Uh-oh! Republicans, says Bob Reich, "may not care a hoot about the opinions of most Americans"
So White House strategists have probably been crowing that for once they've won the PR battle, or at least gotten the upper hand. That's what the poll numbers show, isn't it? As Robert Reich points out in the blogpost we're about to look at (which you can read on his blog [link below] or via Nation of Change, where I first saw it, the House Republicans are still takin' a whuppin' in the polling on the "fiscal cliff" cliffhanger.
Dems are so used to being outmessaged in these battles that the president's people must really think they're in the catbird seat on this one. So maybe Speaker Boehner doesn't let any White House-approved compromise come to a floor vote before the new year, says Bob, for fear that his own people won't support it. "Democrats are confident that even if the nation technically goes over the cliff January 1, Boehner will bring such a bill to the floor soon after January 3 -- once House Republicans have re-elected him Speaker -- and it will get passed."
But, says Bob (who just a couple of days ago wrote a blogpost called "The Only Way Left to Beat Republican Fanatics: Call Their Bluff and Go Over the Cliff"), "this assumes Boehner and the GOP will be any more swayed by public opinion than they are now." And, he says, don't count on it! "The fact is, they may not care a hoot about the opinions of most Americans." For reasons he sets out in the post, the Republican Party may be becoming "relatively impervious to national opinion," and this, he says,
poses a large strategic problem for the Democrats. It could be an even bigger problem for the nation.A whopping big problem for the nation, I'd say. A Republican Party -- or vaguely partylike conglomeration of self-promoters -- even further unchained from the tug of reality? That can't be good, can it?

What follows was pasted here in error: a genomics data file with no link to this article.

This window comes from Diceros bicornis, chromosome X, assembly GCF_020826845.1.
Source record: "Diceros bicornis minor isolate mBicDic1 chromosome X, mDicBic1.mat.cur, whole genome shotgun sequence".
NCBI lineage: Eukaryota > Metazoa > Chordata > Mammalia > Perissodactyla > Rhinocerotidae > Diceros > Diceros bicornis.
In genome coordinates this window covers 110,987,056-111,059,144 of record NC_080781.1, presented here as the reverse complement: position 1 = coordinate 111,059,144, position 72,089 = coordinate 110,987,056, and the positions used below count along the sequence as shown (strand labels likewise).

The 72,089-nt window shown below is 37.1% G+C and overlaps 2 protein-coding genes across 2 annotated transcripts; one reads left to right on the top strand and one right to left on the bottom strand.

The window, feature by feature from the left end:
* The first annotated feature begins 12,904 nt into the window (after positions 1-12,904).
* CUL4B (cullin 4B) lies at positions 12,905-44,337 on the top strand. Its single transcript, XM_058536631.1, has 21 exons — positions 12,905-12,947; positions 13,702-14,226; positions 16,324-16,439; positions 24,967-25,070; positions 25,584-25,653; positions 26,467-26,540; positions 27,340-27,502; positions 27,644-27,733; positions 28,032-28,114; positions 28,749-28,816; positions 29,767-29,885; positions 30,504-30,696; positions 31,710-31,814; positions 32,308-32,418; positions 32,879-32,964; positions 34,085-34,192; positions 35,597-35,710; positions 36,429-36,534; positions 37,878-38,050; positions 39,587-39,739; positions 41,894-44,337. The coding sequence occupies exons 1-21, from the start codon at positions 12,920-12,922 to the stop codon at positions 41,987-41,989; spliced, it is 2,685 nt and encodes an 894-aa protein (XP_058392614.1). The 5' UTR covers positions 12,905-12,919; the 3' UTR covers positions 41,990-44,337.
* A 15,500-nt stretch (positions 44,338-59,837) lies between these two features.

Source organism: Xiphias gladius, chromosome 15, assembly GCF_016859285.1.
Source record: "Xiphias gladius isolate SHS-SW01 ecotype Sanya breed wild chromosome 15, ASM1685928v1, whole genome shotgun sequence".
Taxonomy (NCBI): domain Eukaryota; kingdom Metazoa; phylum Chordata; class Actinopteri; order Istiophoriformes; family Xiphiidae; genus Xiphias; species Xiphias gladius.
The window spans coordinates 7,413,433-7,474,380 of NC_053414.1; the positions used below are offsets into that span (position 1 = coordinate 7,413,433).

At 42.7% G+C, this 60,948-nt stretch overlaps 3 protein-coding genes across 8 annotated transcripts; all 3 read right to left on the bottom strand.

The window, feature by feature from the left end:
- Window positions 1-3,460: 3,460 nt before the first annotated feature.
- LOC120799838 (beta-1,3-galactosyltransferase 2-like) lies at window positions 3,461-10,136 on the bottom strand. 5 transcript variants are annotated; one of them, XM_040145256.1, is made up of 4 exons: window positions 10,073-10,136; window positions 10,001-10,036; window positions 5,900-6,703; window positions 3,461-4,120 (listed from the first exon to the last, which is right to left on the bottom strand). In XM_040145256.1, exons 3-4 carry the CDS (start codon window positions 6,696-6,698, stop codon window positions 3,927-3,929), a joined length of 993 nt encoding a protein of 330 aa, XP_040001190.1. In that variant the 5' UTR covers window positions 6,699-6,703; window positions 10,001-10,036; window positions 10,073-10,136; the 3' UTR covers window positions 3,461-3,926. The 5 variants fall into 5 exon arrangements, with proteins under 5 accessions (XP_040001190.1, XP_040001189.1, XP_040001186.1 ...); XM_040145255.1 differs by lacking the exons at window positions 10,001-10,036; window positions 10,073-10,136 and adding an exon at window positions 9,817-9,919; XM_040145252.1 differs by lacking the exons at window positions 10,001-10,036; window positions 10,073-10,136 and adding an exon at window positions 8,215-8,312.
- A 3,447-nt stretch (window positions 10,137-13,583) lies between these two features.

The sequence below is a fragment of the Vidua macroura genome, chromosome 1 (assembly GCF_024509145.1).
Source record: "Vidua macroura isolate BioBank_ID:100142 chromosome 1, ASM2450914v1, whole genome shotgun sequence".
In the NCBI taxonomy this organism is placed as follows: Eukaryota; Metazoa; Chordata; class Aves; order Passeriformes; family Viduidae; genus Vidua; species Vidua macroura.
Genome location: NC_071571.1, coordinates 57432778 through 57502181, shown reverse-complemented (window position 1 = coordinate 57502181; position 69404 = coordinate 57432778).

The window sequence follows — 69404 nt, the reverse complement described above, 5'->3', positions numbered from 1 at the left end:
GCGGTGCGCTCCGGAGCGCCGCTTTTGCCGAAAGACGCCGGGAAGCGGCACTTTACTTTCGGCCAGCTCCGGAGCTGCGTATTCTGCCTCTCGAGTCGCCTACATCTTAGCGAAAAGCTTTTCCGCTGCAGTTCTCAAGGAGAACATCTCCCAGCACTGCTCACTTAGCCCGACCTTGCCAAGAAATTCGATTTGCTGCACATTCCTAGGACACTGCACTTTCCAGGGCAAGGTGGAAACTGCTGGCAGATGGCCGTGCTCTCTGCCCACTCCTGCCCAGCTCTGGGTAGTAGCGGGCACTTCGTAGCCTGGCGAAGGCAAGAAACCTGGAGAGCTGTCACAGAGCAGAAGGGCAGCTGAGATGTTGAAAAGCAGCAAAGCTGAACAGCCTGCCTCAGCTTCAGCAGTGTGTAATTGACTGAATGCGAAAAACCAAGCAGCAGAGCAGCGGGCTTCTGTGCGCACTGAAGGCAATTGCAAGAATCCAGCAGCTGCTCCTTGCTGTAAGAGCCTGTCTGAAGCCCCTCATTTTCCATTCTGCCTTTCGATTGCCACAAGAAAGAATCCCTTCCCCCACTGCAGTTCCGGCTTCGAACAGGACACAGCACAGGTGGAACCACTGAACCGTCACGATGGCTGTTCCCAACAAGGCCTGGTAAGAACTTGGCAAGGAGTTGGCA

Cliff Hanger: Why Republicans Don't Care What the Nation Thinks
Are House Republicans -- now summoned back to Washington by Speaker John Boehner — about to succumb to public pressure and save the nation from the fiscal cliff?
Don't bet on it.
Even if Senate Minority Leader Mitch McConnell cooperates by not mounting a filibuster and allows the Senate to pass a bill extending the Bush tax cuts to the first $250,000 of everyone's income, Boehner may not bring it to the House floor.
On a Thursday conference call with House Republicans he assured conservatives he was "not interested" in allowing such a vote if most House Republicans would reject the bill, according to a source on the call.
Democrats are confident that even if the nation technically goes over the cliff January 1, Boehner will bring such a bill to the floor soon after January 3 -- once House Republicans have re-elected him Speaker -- and it will get passed.
But this assumes Boehner and the GOP will be any more swayed by public opinion than they are now.
Public opinion is already running strongly in favor of President Obama and the Democrats, and against the GOP. In the latest CNN/ORC poll, 48 percent say they'll blame Republicans if no deal is reached while 37 percent blame Obama. Confidence in congressional Republicans is hovering at about 30 percent; Obama is enjoying the confidence of 46 percent. And over half of all Americans think the GOP is too extreme.
Yet Republicans haven't budged. The fact is, they may not care a hoot about the opinions of most Americans.
That's because the national party is in disarray. Boehner isn't worried about a challenge to his leadership; no challenger has emerged. The real issue is neither he nor anyone else is in charge of the GOP. Romney's loss, along with the erosion of their majority in the House and Democratic gains in the Senate, has left a vacuum at the top.
House Republicans don't run nationally. They run only in their own districts -- which, because of gerrymandering, are growing even more purely Republican. Their major concern is being reelected in 2014, and their biggest potential obstacle in their way is a primary challenge from the right.
The combination of a weakened national party and more intense competition in primaries is making the Republican Party relatively impervious to national opinion.
This poses a large strategic problem for the Democrats. It could be an even bigger problem for the nation.